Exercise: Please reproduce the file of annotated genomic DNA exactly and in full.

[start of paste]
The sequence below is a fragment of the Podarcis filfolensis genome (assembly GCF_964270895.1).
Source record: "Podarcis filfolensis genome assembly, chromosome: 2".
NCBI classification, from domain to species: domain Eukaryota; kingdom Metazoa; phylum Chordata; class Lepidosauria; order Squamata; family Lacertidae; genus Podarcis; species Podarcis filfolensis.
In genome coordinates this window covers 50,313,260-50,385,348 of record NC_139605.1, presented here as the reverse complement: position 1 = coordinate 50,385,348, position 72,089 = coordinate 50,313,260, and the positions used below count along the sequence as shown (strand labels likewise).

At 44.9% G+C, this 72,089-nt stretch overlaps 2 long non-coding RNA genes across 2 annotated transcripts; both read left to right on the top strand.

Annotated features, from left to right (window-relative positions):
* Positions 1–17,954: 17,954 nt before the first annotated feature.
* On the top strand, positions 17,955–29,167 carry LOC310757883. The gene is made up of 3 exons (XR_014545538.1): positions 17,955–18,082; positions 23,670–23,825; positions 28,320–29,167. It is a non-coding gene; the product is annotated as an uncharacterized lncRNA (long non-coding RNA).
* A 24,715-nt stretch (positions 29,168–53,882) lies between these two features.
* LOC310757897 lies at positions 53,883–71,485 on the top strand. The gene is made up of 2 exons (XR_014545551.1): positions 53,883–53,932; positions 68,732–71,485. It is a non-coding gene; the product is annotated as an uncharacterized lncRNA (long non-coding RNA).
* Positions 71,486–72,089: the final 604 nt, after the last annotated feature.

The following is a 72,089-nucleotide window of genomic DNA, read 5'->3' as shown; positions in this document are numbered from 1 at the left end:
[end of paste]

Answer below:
The sequence below is a fragment of the Podarcis filfolensis genome (assembly GCF_964270895.1).
Source record: "Podarcis filfolensis genome assembly, chromosome: 2".
NCBI classification, from domain to species: domain Eukaryota; kingdom Metazoa; phylum Chordata; class Lepidosauria; order Squamata; family Lacertidae; genus Podarcis; species Podarcis filfolensis.
In genome coordinates this window covers 50,313,260-50,385,348 of record NC_139605.1, presented here as the reverse complement: position 1 = coordinate 50,385,348, position 72,089 = coordinate 50,313,260, and the positions used below count along the sequence as shown (strand labels likewise).

At 44.9% G+C, this 72,089-nt stretch overlaps 2 long non-coding RNA genes across 2 annotated transcripts; both read left to right on the top strand.

Annotated features, from left to right (window-relative positions):
* Positions 1–17,954: 17,954 nt before the first annotated feature.
* On the top strand, positions 17,955–29,167 carry LOC310757883. The gene is made up of 3 exons (XR_014545538.1): positions 17,955–18,082; positions 23,670–23,825; positions 28,320–29,167. It is a non-coding gene; the product is annotated as an uncharacterized lncRNA (long non-coding RNA).
* A 24,715-nt stretch (positions 29,168–53,882) lies between these two features.
* LOC310757897 lies at positions 53,883–71,485 on the top strand. The gene is made up of 2 exons (XR_014545551.1): positions 53,883–53,932; positions 68,732–71,485. It is a non-coding gene; the product is annotated as an uncharacterized lncRNA (long non-coding RNA).
* Positions 71,486–72,089: the final 604 nt, after the last annotated feature.

The following is a 72,089-nucleotide window of genomic DNA, read 5'->3' as shown; positions in this document are numbered from 1 at the left end: